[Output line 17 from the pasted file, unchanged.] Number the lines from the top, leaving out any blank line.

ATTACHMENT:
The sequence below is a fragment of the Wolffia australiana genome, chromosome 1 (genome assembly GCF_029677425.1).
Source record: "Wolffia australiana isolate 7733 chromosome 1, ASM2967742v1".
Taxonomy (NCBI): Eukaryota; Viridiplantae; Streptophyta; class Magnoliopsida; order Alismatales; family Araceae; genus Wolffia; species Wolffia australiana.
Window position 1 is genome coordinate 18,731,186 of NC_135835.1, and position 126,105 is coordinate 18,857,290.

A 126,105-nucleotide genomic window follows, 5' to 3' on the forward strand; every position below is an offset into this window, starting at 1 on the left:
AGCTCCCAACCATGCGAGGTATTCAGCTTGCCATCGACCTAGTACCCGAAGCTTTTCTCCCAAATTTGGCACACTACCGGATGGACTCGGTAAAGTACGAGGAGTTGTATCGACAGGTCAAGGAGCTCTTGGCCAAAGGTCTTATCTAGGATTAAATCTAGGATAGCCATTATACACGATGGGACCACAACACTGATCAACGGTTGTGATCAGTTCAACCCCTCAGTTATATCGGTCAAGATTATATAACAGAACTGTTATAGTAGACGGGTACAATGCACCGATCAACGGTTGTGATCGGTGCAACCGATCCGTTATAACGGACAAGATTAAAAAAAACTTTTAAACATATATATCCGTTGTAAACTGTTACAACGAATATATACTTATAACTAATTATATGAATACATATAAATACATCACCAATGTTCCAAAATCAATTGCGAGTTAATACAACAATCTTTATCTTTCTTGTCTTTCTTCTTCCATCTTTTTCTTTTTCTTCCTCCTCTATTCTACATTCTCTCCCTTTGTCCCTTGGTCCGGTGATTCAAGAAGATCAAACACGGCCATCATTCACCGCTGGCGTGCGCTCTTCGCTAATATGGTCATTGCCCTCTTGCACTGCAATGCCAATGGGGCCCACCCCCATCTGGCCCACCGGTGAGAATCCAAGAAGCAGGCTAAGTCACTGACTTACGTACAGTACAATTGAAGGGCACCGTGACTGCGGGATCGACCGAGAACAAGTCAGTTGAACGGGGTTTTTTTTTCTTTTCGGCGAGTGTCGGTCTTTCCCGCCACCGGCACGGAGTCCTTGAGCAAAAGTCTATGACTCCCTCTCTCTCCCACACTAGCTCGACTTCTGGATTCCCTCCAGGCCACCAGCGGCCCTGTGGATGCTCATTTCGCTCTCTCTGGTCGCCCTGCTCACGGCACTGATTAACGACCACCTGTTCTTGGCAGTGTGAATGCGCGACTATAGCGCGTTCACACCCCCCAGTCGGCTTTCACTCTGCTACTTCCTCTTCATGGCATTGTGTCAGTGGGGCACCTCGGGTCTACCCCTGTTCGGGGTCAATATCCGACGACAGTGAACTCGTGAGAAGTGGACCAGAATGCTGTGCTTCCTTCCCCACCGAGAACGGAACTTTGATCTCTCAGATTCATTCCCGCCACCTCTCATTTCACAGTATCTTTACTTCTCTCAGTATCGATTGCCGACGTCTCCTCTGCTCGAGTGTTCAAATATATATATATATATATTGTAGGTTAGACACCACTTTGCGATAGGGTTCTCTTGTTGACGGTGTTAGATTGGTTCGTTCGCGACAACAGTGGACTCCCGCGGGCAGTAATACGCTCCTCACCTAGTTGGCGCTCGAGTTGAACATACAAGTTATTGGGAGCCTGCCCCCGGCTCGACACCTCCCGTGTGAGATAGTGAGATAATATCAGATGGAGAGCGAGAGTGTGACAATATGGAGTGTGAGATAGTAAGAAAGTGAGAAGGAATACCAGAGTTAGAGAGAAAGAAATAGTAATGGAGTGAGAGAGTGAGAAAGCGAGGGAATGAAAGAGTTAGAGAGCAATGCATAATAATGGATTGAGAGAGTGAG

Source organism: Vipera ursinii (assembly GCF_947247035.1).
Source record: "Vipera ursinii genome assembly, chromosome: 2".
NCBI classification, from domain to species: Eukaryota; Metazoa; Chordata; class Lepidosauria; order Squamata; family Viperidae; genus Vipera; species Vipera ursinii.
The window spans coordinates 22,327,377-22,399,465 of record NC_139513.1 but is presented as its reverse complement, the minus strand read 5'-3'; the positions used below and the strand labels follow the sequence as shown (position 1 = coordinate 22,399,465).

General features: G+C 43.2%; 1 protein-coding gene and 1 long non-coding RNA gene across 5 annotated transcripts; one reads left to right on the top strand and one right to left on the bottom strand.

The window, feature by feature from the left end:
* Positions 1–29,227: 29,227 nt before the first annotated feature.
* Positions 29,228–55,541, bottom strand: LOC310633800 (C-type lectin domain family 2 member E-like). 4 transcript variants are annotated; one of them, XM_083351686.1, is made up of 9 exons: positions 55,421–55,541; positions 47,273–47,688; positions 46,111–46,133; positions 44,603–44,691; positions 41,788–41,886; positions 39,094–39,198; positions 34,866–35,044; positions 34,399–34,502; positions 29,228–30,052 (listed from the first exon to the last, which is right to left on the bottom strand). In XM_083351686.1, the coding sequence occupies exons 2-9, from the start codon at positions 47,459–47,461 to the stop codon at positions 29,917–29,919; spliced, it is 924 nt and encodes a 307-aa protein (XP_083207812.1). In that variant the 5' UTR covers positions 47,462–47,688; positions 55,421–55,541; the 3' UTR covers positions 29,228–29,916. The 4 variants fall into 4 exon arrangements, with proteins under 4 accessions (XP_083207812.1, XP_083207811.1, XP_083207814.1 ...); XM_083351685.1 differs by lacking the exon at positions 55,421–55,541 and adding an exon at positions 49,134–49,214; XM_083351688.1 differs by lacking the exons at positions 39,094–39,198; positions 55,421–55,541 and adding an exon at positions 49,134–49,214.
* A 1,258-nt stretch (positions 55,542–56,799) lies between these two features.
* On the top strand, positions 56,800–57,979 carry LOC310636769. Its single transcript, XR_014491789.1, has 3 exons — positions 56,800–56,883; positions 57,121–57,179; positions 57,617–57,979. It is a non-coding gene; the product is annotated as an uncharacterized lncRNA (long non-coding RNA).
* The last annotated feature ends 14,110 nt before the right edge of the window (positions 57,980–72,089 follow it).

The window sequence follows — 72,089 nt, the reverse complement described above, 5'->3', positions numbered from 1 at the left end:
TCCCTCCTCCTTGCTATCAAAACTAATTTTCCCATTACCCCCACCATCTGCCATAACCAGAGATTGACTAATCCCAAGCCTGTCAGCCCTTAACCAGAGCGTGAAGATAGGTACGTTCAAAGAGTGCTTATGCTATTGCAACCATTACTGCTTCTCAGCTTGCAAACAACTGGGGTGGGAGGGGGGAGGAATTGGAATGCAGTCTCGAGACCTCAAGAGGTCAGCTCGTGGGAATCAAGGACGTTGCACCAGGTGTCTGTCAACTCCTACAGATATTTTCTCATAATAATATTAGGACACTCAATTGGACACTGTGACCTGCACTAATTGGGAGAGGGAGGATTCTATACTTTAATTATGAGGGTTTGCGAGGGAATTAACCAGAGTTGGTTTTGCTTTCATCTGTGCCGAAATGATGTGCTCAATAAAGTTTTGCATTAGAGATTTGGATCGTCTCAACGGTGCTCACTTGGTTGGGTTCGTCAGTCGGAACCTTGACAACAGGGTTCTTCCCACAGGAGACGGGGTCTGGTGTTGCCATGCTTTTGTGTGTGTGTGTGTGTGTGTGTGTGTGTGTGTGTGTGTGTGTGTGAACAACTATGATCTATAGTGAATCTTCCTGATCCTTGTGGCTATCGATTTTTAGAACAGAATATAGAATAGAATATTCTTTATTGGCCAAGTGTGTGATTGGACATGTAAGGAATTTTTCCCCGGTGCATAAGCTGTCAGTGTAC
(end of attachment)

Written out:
* The last annotated feature ends 14,110 nt before the right edge of the window (positions 57,980–72,089 follow it).